We’ll admit it, we can be a tough crowd down here on the Kenai Peninsula, especially when it comes to fishery management issues. Nevertheless, we were pleased to see Gov. Sean Parnell, his fisheries adviser Stefanie Moreland and Alaska Department of Fish and Game Commissioner Cora Campbell visit Kenai this week.
Their visit comes on the heels of what was one of the weakest returns of Kenai River king salmon on record, leading to restrictions and closures for east side Cook Inlet setnetters and king salmon sport fisheries across the region.
Part of the frustration from sport anglers and commercial fishermen has been a perceived disconnect between those making the decisions and those affected, and a lack of transparency about how management decisions are being made.
A visit from Parnell and Campbell doesn’t necessarily answer all of our questions. But seeing that top officials are involved in the discussion at the local level is a good step toward addressing those concerns, and we hope to see both of them back in the neighborhood from time to time in the weeks and months ahead.
That said, it’s also time to take a look at the fishery regulatory process. The Board of Fish, which establishes fishing regulations, takes up Upper Cook Inlet salmon management on a three-year cycle. Yet the board has not met on the central Kenai Peninsula since 1999. And according to the board support page on the Fish and Game website, the 2014 meeting is tentatively scheduled for Anchorage — which brings us back to our concerns about transparency in the regulatory process. The board is scheduled to meet for two weeks to make decisions that will affect a large number of central Peninsula residents; it’s time for the board to make those decisions in a venue where more of those who will be impacted will be able to be present.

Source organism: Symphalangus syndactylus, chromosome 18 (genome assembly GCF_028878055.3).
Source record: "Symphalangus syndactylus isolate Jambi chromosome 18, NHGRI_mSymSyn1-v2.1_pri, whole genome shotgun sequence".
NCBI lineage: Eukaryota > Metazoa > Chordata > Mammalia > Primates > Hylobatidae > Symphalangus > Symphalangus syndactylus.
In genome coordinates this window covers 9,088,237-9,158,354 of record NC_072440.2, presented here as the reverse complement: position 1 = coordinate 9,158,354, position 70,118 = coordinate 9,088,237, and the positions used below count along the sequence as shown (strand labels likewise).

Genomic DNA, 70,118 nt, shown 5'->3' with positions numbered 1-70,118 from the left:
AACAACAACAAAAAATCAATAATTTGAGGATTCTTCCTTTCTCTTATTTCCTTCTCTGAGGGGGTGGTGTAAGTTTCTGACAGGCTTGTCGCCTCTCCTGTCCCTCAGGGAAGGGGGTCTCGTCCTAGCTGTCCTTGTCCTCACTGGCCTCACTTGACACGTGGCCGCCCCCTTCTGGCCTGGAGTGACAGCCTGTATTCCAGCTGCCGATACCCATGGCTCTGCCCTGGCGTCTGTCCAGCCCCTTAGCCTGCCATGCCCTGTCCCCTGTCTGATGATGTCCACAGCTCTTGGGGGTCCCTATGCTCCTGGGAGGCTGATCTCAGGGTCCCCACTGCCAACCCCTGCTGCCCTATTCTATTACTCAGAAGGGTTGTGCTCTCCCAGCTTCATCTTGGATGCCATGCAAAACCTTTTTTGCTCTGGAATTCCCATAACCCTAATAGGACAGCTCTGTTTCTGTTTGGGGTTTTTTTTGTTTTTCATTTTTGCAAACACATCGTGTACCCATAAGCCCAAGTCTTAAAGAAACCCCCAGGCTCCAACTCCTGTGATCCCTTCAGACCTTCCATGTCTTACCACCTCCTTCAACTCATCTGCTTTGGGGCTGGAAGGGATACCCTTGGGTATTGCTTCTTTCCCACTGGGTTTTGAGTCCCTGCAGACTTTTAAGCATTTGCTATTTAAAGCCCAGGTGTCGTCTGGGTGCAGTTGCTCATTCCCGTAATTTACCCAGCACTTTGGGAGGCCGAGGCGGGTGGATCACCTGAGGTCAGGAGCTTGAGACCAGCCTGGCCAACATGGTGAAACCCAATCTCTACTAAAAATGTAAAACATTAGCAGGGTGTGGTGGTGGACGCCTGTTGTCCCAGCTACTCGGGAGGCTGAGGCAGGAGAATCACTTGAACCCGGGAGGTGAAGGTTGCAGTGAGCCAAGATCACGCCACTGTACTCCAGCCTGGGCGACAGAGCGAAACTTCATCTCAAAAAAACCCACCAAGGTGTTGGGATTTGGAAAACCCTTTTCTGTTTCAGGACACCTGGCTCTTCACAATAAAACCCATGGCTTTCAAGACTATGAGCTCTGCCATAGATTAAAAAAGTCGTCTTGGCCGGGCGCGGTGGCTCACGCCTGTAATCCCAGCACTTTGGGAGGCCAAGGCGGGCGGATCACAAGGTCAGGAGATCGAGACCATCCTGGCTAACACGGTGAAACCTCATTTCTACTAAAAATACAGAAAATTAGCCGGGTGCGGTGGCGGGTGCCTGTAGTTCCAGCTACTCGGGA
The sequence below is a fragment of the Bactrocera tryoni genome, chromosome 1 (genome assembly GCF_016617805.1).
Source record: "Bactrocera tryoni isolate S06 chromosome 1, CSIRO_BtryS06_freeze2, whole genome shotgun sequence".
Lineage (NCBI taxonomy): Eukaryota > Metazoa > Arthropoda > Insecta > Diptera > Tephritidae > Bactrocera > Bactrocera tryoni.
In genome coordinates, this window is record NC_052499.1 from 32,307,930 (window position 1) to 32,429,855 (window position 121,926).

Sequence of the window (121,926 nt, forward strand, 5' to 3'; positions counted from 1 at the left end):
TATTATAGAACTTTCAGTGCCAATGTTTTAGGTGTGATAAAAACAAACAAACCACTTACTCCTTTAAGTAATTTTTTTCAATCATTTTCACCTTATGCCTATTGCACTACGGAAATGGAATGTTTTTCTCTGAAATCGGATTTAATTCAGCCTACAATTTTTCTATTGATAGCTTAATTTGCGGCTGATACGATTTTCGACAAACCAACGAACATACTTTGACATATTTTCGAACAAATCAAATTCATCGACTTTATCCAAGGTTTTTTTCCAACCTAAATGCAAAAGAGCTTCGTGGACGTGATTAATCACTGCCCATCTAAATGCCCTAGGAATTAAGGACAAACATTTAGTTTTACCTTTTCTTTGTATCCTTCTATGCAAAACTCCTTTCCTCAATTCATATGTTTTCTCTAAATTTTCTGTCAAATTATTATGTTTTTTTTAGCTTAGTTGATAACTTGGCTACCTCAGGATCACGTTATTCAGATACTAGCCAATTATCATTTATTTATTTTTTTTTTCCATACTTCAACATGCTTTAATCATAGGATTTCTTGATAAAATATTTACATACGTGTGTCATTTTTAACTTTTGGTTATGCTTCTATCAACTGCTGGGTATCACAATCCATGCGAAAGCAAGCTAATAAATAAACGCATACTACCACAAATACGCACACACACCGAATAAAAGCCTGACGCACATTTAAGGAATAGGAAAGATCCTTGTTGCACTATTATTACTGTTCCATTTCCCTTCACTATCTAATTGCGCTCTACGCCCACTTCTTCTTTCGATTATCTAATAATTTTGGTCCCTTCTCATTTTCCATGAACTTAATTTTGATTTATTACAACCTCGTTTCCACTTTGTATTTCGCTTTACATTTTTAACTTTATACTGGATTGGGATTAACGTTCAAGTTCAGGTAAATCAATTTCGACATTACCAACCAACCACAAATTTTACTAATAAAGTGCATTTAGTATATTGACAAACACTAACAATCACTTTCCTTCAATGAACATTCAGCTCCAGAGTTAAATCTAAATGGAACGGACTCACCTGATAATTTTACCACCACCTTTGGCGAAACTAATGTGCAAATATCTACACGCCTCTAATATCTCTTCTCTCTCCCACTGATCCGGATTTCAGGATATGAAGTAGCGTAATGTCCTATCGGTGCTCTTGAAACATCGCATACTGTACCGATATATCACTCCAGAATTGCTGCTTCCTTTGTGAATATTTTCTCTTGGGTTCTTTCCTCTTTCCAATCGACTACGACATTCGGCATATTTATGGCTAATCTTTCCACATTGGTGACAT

Fisheries management is, without a doubt, one of the most complex and contentious issues on the Peninsula. There are no easy answers, and just about every decision is going to upset one group or another. We had the opportunity to start the conversation face-to-face with the governor and commissioner; it’s time we had the same opportunity with the body that makes the rules.